10. F For Fake was Welles's last completed film, and it gives a fascinating idea of where the director might have gone with his art if he'd had the money. The film is hard to classify--it's been called both a documentary and an "essay film"--but I regard it as a piece of creative nonfiction. It blends together documentary footage, interviews, dramatic recreations, and almost Expressionistic set-pieces for a meditation on art, forgery, and expertise. Welles starts by looking at the career of the world famous (or world infamous) art forger Elmyr de Hory, the subject of a book called Fake by Clifford Irving, who himself was shortly to become notorious as the author of a bogus biography of Howard Hughes. Welles follows this swirl of events and uses them to ponder several questions about the nature of art: What is the value of authorship? If no one knows the difference between a real masterpiece and a fake masterpiece, then is there a difference? Are critics and experts merely con men pretending to know what art "is" so that they can have a job teaching the rest of us? All good questions, and they make F for Fake an excellent answer to people who accuse Welles of shallowness. This is a profound film.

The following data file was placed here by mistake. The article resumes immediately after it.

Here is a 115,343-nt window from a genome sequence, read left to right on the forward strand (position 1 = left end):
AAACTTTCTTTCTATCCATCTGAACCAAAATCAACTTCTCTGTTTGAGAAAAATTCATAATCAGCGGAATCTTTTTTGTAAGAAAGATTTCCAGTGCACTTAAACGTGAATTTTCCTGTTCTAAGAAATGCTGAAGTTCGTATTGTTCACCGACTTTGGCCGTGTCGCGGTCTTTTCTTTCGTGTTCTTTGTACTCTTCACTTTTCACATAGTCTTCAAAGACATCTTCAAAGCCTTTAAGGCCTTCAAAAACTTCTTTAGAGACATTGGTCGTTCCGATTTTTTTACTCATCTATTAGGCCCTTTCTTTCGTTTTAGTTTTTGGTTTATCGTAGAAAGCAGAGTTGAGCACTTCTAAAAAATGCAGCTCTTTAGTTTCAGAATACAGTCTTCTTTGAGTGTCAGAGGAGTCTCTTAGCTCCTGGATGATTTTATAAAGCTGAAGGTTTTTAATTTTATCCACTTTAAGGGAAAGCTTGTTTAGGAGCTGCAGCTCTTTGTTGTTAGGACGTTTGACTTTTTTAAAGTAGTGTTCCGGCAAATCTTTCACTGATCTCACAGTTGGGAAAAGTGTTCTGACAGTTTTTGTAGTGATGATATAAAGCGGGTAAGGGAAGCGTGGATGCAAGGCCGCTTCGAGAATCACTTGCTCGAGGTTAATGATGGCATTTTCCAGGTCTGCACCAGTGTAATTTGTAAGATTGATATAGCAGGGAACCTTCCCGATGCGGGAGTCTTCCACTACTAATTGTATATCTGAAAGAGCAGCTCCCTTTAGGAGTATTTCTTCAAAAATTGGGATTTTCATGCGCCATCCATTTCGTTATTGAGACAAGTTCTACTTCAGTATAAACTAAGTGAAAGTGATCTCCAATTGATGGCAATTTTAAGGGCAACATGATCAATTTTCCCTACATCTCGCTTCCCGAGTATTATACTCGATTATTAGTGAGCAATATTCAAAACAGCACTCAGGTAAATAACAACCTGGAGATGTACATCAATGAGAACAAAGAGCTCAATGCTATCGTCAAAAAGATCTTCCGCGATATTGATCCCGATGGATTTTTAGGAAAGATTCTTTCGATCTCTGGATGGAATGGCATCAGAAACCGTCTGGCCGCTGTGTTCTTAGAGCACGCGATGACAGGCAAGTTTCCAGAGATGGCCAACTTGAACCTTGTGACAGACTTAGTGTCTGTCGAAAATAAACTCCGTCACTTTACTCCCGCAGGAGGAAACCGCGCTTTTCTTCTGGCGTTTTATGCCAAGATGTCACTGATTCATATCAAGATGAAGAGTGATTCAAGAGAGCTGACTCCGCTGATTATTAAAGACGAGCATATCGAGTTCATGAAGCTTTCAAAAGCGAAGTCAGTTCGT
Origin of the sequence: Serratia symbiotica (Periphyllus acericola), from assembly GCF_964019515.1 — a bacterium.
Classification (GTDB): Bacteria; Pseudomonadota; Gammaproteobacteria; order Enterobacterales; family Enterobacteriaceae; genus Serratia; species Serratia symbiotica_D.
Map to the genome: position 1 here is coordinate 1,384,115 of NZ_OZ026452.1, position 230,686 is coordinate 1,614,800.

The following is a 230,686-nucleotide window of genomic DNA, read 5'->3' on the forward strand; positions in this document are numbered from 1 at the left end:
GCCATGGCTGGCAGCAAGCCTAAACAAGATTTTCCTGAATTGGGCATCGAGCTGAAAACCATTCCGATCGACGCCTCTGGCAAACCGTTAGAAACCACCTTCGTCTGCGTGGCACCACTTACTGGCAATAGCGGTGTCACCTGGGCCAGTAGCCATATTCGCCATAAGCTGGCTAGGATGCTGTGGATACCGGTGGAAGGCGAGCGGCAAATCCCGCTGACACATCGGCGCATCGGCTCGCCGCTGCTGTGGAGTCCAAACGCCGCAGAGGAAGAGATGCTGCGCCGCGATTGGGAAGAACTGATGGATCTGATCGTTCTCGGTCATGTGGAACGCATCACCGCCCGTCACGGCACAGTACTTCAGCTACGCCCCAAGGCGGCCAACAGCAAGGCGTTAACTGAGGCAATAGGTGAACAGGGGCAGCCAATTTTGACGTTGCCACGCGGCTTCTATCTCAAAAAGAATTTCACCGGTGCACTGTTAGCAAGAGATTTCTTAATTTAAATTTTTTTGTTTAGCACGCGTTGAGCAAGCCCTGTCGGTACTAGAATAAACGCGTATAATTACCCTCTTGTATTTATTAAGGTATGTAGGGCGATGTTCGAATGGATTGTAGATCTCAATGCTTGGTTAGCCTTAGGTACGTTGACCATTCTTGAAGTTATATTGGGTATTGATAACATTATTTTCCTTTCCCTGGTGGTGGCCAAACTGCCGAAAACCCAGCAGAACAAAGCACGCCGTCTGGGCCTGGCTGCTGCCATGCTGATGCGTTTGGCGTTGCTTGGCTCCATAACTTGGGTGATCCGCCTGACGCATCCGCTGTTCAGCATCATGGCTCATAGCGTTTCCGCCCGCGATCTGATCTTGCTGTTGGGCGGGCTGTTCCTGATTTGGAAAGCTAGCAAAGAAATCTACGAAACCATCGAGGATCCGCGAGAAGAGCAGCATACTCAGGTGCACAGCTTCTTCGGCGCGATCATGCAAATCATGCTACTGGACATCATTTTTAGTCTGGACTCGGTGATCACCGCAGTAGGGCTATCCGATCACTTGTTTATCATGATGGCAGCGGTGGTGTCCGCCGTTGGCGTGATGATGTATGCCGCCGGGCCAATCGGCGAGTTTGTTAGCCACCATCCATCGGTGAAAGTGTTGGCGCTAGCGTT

Of course, it's also a meditation on Oja Kodar's perfectly sculpted ass. Welles's companion and collaborator during the last three decades of his life, Kodar features prominently in this film, mostly as a figure of erotic attention. I bring this up because a) the Oja ass fixation is something that is rarely written about in relation to the film, and b) on the big screen, it is impossible to ignore that this often brilliant film has an entire subplot dedicated to Kodar's ass. Is this simply Welles's overindulging his fixation of Kodar? Is this his way of setting up the last act of the film, the story of Kodar's brief relationship with Picasso? I don't know. I'll have to digest this fact some more before I can form an idea about what it means for the film. Read more about this film--though, sadly, not about Kodar's ass--here.